Thinking about kids? Or what if you already have them? For those thinking about their kids’ future education, the IRS allows parents to open up an account that’s specific to saving for kids’ education. In Virginia where I live, it’s specifically called the Virginia College Savings Plan.
These are tax-beneficial accounts that grow over time to save up for a kid’s schooling. I know, I know. Some of you are thinking “I have my 401(k), my Roth IRA, and other accounts to max out already.” This is for your kids!
Currently the contribution limit for the Virginia college savings plan is $15,000 per year. If you have 2 kids, you can contribute $15,000 to each kid.
BUT each kid can receive no more than $15,000 per year.
Alternatively, you can front-load 5 years worth of contributions into a Virginia college savings plan.
Yes, you heard that right.
So now go and take that extra $75,000 you have laying around and drop it into your kids Virginia college savings plan.
There is a huge benefit to this since being invested in the market longer generally pays off higher returns and dividend payments. So in this case, each of the 2 kids above can be front-loaded $75,000 each. Some states may have different restrictions for these types of contribution limits so be sure to check with your state.
Right now, there are currently two types of plans:
Prepaid Tuition Plans
The prepaid tuition plans are exactly as it sounds. The parent can pre-pay a child’s future tuition expenses now. These are different from the Virginia college savings plan where you’re investing money instead of pre-paying expenses.
Of course tuition isn’t cheap so parents have a choice of whether they want to do one lump-sum payment or through some sort of installment plan.
Prepaid plans usually only cover the costs for in-state colleges and universities. Some may even cover graduate school. These plans usually cover between one to five years of tuition.
The price of these plans depend of the type of contract, the child’s age, and costs of the tuition. The great thing is that even if tuition prices skyrocket, you’ll already be locked in at today’s tuition costs.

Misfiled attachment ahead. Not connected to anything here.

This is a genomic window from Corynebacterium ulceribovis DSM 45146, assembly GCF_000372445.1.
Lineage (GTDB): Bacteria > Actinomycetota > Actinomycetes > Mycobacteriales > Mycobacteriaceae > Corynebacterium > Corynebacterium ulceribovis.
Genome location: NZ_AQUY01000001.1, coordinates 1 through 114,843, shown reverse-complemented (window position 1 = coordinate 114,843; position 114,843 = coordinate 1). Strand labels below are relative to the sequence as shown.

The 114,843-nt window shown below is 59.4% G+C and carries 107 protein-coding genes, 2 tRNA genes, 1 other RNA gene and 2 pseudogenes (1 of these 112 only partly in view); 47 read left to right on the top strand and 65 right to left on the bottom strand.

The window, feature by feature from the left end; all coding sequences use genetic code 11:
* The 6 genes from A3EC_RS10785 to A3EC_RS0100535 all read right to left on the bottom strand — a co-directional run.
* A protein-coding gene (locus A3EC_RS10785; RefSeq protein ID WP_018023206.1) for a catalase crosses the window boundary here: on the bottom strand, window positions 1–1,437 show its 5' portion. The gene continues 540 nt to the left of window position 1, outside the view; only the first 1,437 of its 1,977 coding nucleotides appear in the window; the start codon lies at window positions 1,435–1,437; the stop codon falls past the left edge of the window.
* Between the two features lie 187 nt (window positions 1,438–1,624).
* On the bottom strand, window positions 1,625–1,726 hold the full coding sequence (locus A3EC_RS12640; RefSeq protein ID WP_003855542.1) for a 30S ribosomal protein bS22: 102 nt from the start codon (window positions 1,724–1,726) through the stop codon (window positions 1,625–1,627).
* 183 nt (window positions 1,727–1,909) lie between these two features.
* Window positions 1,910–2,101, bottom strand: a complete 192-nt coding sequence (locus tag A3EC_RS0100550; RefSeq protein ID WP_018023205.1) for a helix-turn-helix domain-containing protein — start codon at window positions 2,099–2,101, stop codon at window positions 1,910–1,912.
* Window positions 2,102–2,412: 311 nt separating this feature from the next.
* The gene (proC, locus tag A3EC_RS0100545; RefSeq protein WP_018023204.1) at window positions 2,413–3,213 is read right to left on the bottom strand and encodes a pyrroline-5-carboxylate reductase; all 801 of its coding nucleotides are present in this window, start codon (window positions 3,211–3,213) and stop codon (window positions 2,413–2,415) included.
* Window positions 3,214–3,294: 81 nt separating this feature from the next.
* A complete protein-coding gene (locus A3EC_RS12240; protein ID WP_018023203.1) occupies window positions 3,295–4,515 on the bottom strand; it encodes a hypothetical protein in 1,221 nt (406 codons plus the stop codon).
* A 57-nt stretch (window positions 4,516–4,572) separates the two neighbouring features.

But what if my kid doesn’t go to college?
So what if your kid doesn’t want to go to college? Or what if your kid goes to a college that isn’t covered by the prepaid plan? Do you lose everything?
Fortunately, you may transfer prepaid plans to other beneficiaries. If the kid has siblings, parents can transfer the plan over to them, assuming they’re under the age limit.
Additionally, parents may change beneficiaries of the plan once per year as long as it’s a family member.
In the worst-case scenario, the parents can cancel the plan and have their original investment returned to them. They will lose in on the interest gained tho. In some cases, parents will pay a cancellation fee too.
Virginia College Savings Plans
The second type of plan is a college savings plan. Where I live we call it the Virginia 529 College Savings Plan.
This account is similar to a 401(k) in some aspects. First, you open up an account and you fund it with money from your pocket, with after-tax dollars. However, the assets in this account will grow on a tax-deferred basis. When you withdraw your money, you might have to taxes on the gains. Luckily most gains are not subject to federal taxes, only state taxes.
But even better: if you’re using the money to pay for qualified expenses, then you won’t pay any taxes at all. Qualified expenses include items such as on-campus housing, books, supplies, and fees. Be sure to check the laws with your state for specifics.
Unlike prepaid plains, Virginia college savings plans are self-managed and self-directed. This means you’ll have to decide in what to invest.
Luckily, there are many mutual fund options and investment advisers to assist in this. One of the popular options is a target-date fund. Similar to target date funds in retirement accounts, these funds will automatically re-balance its allocations depending on how close the child is to going to college.
Virginia College Savings Plans for Elementary School
In addition to college savings, the IRS also allows parents to use their Virginia college savings plans to pay for K-12. This includes private schools, boarding schools, religious schools. However, the limit is that parents may only take out $10,000 per year to pay for these costs.
I will personally choose the Virginia College Savings Plan over the prepaid plan. I will bear all the risk but the savings plan allows for more flexibility. Who knows where my kids will end up wanting to go to school. It’s possible they might even want to travel internationally. I think the mutual funds will allow the plan to be fully diversified and grow as the kids age.
Open up a Virginia college savings plan or a prepaid plan here at https://www.virginia529.com/. These plans are usually directly sold or sold through a financial adviser. Direct plans have usually less fees than an adviser-based plan but the owner will have to know what they’re doing.